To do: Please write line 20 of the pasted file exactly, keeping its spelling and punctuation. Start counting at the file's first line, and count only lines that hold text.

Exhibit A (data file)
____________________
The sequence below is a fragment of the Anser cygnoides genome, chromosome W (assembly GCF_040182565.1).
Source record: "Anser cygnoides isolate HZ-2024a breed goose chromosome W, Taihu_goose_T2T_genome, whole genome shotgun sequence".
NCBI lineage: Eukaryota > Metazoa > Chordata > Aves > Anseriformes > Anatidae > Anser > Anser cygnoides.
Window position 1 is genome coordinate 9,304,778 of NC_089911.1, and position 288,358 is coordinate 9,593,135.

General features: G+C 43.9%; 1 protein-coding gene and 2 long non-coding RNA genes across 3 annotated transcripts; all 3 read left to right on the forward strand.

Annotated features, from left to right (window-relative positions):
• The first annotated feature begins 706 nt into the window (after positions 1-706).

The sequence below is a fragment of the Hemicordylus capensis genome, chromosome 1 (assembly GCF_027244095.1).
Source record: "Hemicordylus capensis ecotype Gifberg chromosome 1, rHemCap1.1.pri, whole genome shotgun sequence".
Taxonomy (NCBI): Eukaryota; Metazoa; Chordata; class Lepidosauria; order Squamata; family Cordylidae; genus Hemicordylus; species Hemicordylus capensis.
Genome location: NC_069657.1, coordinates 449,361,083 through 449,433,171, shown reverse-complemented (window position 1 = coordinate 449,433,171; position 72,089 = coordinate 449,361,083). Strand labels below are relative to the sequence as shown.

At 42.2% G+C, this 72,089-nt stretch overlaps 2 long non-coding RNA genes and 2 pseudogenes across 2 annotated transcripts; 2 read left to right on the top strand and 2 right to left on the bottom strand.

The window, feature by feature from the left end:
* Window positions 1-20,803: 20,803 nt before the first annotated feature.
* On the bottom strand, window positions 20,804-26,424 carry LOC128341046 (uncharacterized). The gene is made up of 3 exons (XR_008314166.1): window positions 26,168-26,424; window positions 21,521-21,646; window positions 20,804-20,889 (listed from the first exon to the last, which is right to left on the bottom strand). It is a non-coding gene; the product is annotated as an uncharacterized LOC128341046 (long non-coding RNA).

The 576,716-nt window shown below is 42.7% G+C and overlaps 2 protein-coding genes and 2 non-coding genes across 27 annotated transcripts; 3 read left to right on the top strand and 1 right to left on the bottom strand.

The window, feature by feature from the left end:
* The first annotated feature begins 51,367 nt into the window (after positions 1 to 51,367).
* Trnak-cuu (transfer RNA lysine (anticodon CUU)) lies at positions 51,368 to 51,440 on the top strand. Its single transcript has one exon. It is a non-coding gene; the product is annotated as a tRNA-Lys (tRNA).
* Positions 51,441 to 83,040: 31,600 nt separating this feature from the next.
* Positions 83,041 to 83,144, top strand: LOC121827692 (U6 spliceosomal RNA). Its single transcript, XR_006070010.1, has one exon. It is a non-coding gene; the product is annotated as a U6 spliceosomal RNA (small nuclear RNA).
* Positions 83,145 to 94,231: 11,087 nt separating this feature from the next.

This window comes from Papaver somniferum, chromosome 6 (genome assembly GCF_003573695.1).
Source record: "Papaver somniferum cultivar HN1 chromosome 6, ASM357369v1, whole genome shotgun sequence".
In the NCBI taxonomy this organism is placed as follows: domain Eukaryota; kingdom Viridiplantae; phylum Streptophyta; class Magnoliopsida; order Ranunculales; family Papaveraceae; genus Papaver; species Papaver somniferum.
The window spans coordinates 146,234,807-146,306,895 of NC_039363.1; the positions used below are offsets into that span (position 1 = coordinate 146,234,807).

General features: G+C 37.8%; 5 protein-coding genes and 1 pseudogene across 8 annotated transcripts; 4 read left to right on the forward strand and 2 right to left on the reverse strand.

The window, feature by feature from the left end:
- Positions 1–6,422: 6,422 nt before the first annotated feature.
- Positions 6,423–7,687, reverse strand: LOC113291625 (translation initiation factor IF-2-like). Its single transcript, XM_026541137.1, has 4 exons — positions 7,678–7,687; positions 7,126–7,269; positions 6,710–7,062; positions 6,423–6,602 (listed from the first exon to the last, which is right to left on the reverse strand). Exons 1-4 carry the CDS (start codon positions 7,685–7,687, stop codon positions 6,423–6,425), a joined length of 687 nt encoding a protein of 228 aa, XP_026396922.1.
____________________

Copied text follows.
* Positions 51,441 to 83,040: 31,600 nt separating this feature from the next.